STUYVESANT FISH HOUSE, Irving Place and Gramercy Park South. This is the second “Stuyvesant Fish” house in the general area: there’s another one on Stuyvesant Street, a few blocks away. The one on Stuyvesant Street was lived in by Nicholas Fish, married to Elizabeth Stuyvesant, hence the hyphen. This one was lived in by family scion Stuyvesant Fish, hence no hyphen. It was built in 1845 and lived in by Fish until 1900, and it was later occupied by famed publicist Benjamin Sonnenberg beginning in 1931.
I’ve always loved the corner apartment building at 81 Irving Place and 123 East 19th — it’s festooned with dozens of terra cotta gnomes. And more gnomes.
For this 14-story apartment house, architect George Pelham, one of New York’s most active apartment-house designers, exploited the requirements of the zoning law to create an exuberant design [in 1929-1930] with dramatic setbacks and a striking rooftop pavilion surrounding the water tower. The building, planned with 107 small apartments, is faced with brick, often laid in intricate patterns to add excitement to the facades. The building is ornamented wth beige terra-cotta detail of a very high quality. Terra-cotta features include columns, balconies, and gargoyles embellished with animal heads, monsters, and other fanciful detail. NYC Architecture
The big-eared one seems to be influenced by cartoonist R.F. Outcault’s 1890s creation, The Yellow Kid.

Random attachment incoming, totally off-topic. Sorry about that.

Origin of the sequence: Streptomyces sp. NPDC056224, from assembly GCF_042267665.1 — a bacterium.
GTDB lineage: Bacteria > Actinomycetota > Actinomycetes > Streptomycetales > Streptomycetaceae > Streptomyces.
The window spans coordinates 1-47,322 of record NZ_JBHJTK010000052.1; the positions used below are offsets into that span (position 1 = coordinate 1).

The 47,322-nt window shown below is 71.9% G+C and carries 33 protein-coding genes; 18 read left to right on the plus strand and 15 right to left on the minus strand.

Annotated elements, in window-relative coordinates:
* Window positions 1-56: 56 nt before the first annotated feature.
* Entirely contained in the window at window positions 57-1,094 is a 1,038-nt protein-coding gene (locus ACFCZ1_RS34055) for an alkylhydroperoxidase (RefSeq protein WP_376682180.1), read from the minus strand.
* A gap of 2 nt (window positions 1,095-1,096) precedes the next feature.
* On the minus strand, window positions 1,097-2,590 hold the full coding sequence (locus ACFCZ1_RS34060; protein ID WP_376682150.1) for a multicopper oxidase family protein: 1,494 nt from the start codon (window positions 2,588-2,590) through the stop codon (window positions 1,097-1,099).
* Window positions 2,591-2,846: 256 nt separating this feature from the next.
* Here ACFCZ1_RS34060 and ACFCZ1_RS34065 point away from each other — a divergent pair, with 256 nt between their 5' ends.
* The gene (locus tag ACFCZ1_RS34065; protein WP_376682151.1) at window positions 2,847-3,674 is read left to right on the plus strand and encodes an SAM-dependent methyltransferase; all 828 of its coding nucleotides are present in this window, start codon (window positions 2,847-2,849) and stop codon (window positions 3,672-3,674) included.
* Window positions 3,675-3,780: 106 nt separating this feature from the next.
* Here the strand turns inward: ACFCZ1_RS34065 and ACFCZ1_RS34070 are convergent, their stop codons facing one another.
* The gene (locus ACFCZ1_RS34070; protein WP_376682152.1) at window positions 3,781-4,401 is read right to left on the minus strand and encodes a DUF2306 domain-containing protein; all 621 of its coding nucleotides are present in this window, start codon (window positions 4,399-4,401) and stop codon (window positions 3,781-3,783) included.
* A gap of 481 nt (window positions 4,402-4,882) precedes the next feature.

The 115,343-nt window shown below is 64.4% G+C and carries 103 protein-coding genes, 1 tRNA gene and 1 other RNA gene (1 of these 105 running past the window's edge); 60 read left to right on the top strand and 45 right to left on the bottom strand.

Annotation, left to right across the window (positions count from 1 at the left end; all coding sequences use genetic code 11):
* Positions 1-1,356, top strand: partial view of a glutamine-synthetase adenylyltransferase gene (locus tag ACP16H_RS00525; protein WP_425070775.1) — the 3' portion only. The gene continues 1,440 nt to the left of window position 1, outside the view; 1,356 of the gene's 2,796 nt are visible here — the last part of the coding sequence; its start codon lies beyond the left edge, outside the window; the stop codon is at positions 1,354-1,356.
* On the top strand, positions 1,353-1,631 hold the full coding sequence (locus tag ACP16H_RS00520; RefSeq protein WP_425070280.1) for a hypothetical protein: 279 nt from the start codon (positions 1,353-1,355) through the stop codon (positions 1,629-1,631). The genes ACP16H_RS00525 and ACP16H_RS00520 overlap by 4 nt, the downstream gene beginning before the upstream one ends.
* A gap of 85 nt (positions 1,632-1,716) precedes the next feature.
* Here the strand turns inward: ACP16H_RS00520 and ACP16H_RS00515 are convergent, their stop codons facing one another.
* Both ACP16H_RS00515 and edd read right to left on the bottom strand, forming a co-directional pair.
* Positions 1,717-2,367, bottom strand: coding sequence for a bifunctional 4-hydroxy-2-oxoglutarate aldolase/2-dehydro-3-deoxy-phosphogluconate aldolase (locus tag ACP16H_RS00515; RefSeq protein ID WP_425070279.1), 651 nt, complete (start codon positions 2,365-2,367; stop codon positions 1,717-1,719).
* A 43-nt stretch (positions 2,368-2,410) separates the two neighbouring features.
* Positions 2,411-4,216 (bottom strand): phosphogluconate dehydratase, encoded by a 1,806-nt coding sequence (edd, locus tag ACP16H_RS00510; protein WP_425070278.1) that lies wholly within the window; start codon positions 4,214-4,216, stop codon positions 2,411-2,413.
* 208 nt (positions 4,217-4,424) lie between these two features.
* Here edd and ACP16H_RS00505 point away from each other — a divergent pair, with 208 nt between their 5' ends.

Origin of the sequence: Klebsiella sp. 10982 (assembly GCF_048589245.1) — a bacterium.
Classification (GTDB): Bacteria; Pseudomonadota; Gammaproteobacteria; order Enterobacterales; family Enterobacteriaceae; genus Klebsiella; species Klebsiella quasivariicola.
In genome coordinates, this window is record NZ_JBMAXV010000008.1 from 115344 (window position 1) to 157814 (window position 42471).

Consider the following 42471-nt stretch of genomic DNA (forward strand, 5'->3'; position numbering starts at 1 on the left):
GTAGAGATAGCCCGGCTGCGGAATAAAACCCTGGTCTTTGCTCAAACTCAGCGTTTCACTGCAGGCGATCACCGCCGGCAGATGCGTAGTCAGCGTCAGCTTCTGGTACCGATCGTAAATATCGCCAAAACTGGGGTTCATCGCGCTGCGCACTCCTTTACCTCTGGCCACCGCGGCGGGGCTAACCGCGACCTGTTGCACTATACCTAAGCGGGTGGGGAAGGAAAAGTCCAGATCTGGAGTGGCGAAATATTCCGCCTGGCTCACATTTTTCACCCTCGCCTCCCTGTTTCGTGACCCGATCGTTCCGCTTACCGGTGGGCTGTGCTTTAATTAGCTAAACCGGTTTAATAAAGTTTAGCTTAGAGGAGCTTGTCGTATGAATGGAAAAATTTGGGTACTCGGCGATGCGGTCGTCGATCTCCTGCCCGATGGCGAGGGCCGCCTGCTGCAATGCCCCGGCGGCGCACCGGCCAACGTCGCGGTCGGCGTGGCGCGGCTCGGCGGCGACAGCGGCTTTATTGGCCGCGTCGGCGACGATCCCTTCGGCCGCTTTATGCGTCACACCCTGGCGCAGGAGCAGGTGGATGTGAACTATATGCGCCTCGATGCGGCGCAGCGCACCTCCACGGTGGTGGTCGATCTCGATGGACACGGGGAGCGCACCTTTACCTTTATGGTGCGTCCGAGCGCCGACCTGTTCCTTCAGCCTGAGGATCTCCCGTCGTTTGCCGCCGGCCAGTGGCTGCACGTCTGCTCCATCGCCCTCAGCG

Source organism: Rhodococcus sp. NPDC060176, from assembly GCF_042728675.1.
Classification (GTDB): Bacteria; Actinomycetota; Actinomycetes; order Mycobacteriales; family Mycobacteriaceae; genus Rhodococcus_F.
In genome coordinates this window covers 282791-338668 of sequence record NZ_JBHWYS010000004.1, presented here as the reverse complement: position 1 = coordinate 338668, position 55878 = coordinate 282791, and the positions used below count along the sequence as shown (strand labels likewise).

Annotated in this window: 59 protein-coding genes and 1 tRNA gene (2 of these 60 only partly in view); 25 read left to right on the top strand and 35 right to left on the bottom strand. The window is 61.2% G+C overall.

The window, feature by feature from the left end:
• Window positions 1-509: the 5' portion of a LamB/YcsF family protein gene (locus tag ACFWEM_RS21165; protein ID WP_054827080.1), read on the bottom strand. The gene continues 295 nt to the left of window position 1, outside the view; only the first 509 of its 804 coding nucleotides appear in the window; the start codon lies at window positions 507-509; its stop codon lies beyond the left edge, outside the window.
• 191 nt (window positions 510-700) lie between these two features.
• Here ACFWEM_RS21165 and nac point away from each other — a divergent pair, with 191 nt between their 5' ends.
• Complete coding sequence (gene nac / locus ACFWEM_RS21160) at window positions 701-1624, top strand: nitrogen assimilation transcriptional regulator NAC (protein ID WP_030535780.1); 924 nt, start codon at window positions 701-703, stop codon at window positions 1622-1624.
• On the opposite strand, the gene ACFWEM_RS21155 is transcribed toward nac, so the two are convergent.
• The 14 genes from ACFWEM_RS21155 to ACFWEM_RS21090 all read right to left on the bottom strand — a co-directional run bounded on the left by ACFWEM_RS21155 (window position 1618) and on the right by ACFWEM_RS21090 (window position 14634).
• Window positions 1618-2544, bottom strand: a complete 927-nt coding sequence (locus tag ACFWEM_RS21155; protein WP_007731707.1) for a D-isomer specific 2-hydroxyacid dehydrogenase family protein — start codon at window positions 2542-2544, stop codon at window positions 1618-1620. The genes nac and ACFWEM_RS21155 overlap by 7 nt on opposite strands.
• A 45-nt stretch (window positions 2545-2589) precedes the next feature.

THE GRAMERCY, Irving Place and East 18th Street. Most of Irving Place’s buildings were originally two to four-story walkup buildings but interspersed are apartment buildinsg, such as this one built in 1899. It has since been converted to luxury apartments.
The building on the left is a new building built in 2009. According to Jim Naureckas’ Songlines, residents of this building have keys to Gramercy Park, which sort of contradicts its exclusivity.
“TWIN CROOK.” As far as I know, this is the only Twin Bishop Crook in NYC, at the SE corner of Irving Place and West 18th Street. In the early 20th Century cast iron era, there was a specialized Twin post made to illuminate two sides of a street at once, and Bishop Crooks were never twinned. After the classic lamps’ comeback in the 1980s, Twin versions of the long-armed Corvington posts became commonplace, and there were even new Twins produced (mainly along West 40th and 42nd streets and 6th Avenue around Bryant Park) and along Central Park West. But this is the only Twin Bishop Crook.
Note also that the sidewalk side of the diffuser bowls are blacked out so harsh light doesn’t enter the buildings facing the lamps, and the two different Bell luminaire styles. On the left is the Bell introduced in the 1980s when castirons made their comeback, while the one on the right matches the older Bell styling of the 1940s.
PETE’S TAVERN, Irving Place and West 18th, NE corner. There are a number of taverns in NYC jostling and vying for the title of the city’s oldest bar. McSorley’s, on East 7th and Cooper Square, claims the title. But there’s also the Bridge Cafe in the Seaport neighborhood. Pete’s Tavern has also joined the battle. It’s all a matter of semantics, as Pete’s is billed as ‘New York’s Oldest Original Bar.’